Fast Food Restaurants Refine Delivery Options to Stay Afloat Amid Coronavirus

Associated Press

Tuesday June 30, 2020

Fast Food Restaurants Refine Delivery Options to Stay Afloat Amid Coronavirus
  (Source:Getty Images)

Domino's Pizza is now offering carside delivery service, allowing customers to stay in their cars while one of the pizza company's workers delivers their order to them.

The chain said Monday that customers can choose the new contactless carryout option when placing a prepaid order online. It is available in U.S. stores.

When a customer places a carside delivery order online, they'll be prompted to add their vehicle color, make and model, which will be used to identify them when they arrive at the store. Customers can also choose where they'd like their order placed — the passenger side, back seat, trunk or the option to decide when they arrive.

The parent company of Burger King, Popeyes and Tim Hortons says sales are improving even though most North American restaurants are only offering takeout and delivery. Restaurant Brands International said Popeyes' same-store sales — or sales at locations open at least a year — were in the high 20% range in mid-June thanks to its popular chicken sandwich. Burger King's U.S. sales, which were down more than 30% in March, are now flat compared to last year. Tim Hortons sales are still down more than 15%; about 10% of the brand's restaurants in Canada remain closed.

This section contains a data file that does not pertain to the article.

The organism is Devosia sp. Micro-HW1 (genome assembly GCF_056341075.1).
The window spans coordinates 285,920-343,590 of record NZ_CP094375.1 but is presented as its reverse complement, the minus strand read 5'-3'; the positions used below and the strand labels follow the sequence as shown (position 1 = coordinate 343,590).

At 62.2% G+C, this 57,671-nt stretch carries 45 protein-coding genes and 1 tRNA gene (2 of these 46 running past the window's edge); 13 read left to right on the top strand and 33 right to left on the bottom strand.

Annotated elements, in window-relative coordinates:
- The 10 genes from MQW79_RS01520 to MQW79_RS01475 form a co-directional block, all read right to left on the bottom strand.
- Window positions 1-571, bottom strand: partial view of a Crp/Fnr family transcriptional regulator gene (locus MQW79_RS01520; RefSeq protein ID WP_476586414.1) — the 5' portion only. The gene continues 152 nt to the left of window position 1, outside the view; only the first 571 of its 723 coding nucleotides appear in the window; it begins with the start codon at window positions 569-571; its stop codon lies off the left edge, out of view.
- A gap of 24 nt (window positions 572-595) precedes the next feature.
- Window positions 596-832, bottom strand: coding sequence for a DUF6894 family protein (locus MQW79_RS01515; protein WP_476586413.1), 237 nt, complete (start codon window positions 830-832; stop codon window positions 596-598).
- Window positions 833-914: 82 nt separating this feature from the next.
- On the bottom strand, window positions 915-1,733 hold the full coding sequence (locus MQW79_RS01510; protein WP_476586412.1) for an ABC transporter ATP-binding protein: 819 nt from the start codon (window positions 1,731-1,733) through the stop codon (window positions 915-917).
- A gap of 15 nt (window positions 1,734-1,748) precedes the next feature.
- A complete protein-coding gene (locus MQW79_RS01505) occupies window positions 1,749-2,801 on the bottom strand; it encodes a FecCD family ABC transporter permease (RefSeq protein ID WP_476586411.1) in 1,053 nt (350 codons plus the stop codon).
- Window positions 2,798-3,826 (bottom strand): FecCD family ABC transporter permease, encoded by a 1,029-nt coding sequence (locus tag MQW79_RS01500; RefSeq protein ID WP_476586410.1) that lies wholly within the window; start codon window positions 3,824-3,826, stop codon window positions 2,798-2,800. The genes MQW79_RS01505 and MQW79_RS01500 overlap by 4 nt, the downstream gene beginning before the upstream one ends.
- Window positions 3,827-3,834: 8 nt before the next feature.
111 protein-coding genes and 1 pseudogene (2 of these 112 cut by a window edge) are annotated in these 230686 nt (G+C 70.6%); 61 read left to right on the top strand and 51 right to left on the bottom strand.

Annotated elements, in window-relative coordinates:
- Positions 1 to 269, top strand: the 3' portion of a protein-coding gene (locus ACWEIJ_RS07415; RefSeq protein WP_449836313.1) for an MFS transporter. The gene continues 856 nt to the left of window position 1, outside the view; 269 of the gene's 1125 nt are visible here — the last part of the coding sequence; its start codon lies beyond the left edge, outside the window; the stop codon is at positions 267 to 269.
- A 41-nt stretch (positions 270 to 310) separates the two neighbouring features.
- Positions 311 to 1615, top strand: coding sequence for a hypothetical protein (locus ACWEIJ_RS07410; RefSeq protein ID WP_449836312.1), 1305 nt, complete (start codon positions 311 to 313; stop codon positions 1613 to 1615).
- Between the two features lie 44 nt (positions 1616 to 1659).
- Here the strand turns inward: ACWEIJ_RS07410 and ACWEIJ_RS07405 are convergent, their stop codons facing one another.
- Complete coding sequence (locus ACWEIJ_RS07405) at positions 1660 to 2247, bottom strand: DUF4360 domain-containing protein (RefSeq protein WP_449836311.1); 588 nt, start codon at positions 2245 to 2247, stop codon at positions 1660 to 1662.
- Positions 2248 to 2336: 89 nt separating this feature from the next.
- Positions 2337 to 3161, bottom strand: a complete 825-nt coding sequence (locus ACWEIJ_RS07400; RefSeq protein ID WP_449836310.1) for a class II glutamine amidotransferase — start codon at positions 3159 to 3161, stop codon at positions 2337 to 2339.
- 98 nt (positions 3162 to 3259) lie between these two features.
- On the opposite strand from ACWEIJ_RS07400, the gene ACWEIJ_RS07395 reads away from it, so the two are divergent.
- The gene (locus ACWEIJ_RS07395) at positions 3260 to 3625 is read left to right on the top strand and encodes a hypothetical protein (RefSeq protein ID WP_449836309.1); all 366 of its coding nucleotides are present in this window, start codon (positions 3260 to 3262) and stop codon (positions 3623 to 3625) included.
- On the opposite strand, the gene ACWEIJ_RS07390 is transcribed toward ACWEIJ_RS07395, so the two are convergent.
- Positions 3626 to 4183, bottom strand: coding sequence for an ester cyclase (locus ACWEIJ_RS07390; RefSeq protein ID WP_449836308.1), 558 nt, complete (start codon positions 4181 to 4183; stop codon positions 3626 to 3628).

U.S. restaurants saw fewer customers in mid-June as coronavirus cases surged in multiple states. Customer transactions at chain restaurants fell 13% from the previous year in the week ending June 21, according to The NPD Group, a data and consulting firm. That was softer than the 12% decline the week before.

It was the first time in two months that transactions didn't improve week-over-week. Restaurant transactions fell in Arizona, Florida, North Carolina and Nevada, all of which reported spikes in coronavirus cases. "The U.S. restaurant industry's road to recovery is going to have some bumps along the way," said NPD food industry analyst David Portalatin.

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